Reforming the criminal law on assisted dying: a proposal for new defences
Item statusRestricted Access
Embargo end date16/08/2023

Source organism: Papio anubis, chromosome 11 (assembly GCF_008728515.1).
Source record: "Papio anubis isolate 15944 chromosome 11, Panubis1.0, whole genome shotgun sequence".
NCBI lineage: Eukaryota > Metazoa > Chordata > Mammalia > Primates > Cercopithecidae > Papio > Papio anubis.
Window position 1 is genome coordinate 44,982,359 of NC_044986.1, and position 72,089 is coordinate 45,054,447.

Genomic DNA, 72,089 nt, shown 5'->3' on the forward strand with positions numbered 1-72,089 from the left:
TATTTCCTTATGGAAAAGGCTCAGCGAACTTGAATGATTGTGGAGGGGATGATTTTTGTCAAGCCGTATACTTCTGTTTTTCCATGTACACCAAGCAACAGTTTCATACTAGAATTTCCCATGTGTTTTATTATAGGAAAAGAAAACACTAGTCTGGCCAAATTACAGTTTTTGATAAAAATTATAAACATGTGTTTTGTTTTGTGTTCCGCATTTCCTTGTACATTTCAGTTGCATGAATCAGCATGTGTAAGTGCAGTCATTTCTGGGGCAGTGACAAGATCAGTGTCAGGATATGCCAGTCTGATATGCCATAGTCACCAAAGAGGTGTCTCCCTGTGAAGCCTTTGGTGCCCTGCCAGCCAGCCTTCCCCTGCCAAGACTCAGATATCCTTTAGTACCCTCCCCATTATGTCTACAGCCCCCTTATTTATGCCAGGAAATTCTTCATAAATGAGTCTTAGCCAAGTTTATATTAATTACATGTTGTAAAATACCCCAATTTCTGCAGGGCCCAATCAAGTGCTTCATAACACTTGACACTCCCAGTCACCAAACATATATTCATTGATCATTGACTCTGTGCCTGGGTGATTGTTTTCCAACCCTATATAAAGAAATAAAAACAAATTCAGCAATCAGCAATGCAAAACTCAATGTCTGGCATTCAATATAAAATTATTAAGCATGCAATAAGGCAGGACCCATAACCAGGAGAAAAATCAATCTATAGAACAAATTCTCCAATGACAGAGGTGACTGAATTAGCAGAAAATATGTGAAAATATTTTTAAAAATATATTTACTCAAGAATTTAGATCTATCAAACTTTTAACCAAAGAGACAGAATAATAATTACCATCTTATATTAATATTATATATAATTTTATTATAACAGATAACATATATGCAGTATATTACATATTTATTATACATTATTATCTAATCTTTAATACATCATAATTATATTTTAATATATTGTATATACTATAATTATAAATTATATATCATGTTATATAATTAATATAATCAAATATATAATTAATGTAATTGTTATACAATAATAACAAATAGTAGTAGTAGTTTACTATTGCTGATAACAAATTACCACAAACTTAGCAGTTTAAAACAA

This thesis proposes the creation of new defences to reform the criminal law of England on assisted death. Life is considered an overriding value, but sometimes it should be ended when death is in our best interests due to the experience of intense suffering along with an autonomous wish to die. This argument has been widespread in many foreign jurisdictions with right-to-die legislation. Foreign jurisdictions often limit their legislation to physician-performed assisted death. Nonetheless, there are also cases in which untrained individuals assist loved ones to die motivated by compassion. Our current legal system criminalises both physician-assisted death and compassionate killings, even though it is often considered that they deserve more lenient treatment. This thesis proposes new defences for each of these different types of conduct. A more lenient approach might be achieved by applying one of the existing defences of diminished responsibility, necessity or consent. Then we can continue to recognise the wrong of killing, but we can also exonerate partly or fully the offenders based on the exceptional circumstances present. Diminished responsibility, due to its current medicalised nature after its 2009 reform, is unlikely to be successful in such cases. While necessity is generally inapplicable to killings, there is an argument to be made for its exceptional application to euthanasia. However, it is unlikely that this will be accepted by the courts and there are practical problems with its application that might be dangerous to vulnerable individuals. While consent is generally inapplicable to assisted deaths, there are good public interest reasons to allow its exceptional application to physician-assisted deaths. This is the most plausible of the existing defences to use. But because it is not specifically designed for this context, there are important problems when assessing competence, information and voluntariness of the assisted death decision, and it should thus be rejected. Nonetheless, it can provide a useful reference point for creating a new legislative reform proposal on physician-assisted death. In constructing a reform proposal on physician-assisted death, different conceptual theories on defences and offences are valuable. However, it is often difficult at the level of law-making to agree on whether something should be a new defence or an exception to existing offences. A better analysis is given through the required evidential support, as it is desirable to place at least some burden on the grantors of the wish to die, through shaping this as a defence. Upon accepting that life can be overridden by a request to die along with that being in the requestor’s best interests, this would make more sense as a justification defence, as we will be potentially content to have this conduct performed. Physician-assisted deaths represent exceptional cases that there is no essential value in punishing. Thus, this defence should provide full removal of criminal liability. To better protect vulnerable individuals, there must be strict safeguards to assess the assisted death request and the requestor’s medical condition that causes intense suffering. Finally, for the required evidential support a reverse burden of proof is not justified. The legal burden should be on the prosecution to prove that the grantor of the assisted death request cannot be absolved on the ground of this defence. While motives are generally deemed irrelevant to criminal liability, we can reform the current law to create a specific offence or defence for compassionate killings, as they are different from other cases in the law of homicide and often deserve more lenient treatment. However, it is difficult at the level of law-making to decide how this should be constructed, as there are valid arguments for having this either as an offence or as a defence. Taking infanticide as a comparison, compassionate killing could work as a separate offence, a sub-category of homicide, but also as a partial excusatory defence. Unlike for the physician-assisted death defence, a death request is not essential since it is not entailed in the interpretation of compassion. Creating effective safeguards to ensure the experience of intense suffering and that the actor and the sufferer had a close relationship which prompted their compassionate motives are important. When this is used as an offence, the burden of proof will be on the prosecution to prove it beyond a reasonable doubt. However, when used as a defence, a reverse burden of proof on the actor is justified, since it will be very hard for the prosecution to adduce enough evidence to disprove their compassionate motives.